If you’re like most of us, your basic approach to building something boils down to: “What’s the minimum amount I need to do to get this to work?” It’s not a bad strategy in general, but the minimal build is rarely enough to meet all the requirements, as this extremely minimal but functional USB device illustrates.
Functional, yes, but as [TM] explains, only if you define functional as being recognized by your operating system. The BOM for that job turns out to be really small — a 3.3-volt regulator, its capacitor, and a pair of resistors connected to a DIP switch. The resistors, 1.5k each, are connected to the D+ and D- lines of the USB connector and pull their respective lines up to 3V3 when their switch is closed. If the D- switch is thrown, it indicates a low-speed connection is requested, while D+ requests a speedier connection. Either way, its enough to get the familiar “USB connect” sound in Windows, and to see it listed in Device Manager or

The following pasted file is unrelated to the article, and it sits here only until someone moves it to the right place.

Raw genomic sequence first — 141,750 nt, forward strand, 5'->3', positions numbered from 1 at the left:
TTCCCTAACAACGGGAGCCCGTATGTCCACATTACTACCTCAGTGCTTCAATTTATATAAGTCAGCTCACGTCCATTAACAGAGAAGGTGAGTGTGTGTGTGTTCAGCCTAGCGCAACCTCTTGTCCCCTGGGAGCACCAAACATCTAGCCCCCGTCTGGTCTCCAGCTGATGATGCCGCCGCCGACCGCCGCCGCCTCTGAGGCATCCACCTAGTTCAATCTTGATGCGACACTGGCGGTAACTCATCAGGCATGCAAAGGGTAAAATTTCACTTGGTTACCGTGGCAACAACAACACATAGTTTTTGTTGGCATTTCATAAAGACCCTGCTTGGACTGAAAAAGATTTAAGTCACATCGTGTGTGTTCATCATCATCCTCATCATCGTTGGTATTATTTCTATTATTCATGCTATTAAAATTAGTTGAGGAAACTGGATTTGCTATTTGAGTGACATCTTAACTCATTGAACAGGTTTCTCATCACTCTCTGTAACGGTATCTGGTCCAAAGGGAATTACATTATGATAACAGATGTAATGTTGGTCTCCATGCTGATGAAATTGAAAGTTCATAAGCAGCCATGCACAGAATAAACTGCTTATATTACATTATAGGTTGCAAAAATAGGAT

dmesg on Linux.
With no microcontroller to return a device descriptor, not much else happens, of course, but it’s still interesting that so little is needed to at least get the host machine to know that something was plugged in. And that alone has some diagnostic value; as [TM] points out, you could use this circuit to test that the physical port on the host at least minimally works.
He runs through a few other potentially useful scenarios, but really, the best use of something like this is to educate yourself on the lowest levels of USB connection negotiation. If you want to dive deeper into USB-C specifically, we suggest you check out [Arya Voronova]’s “All About USB-C” series.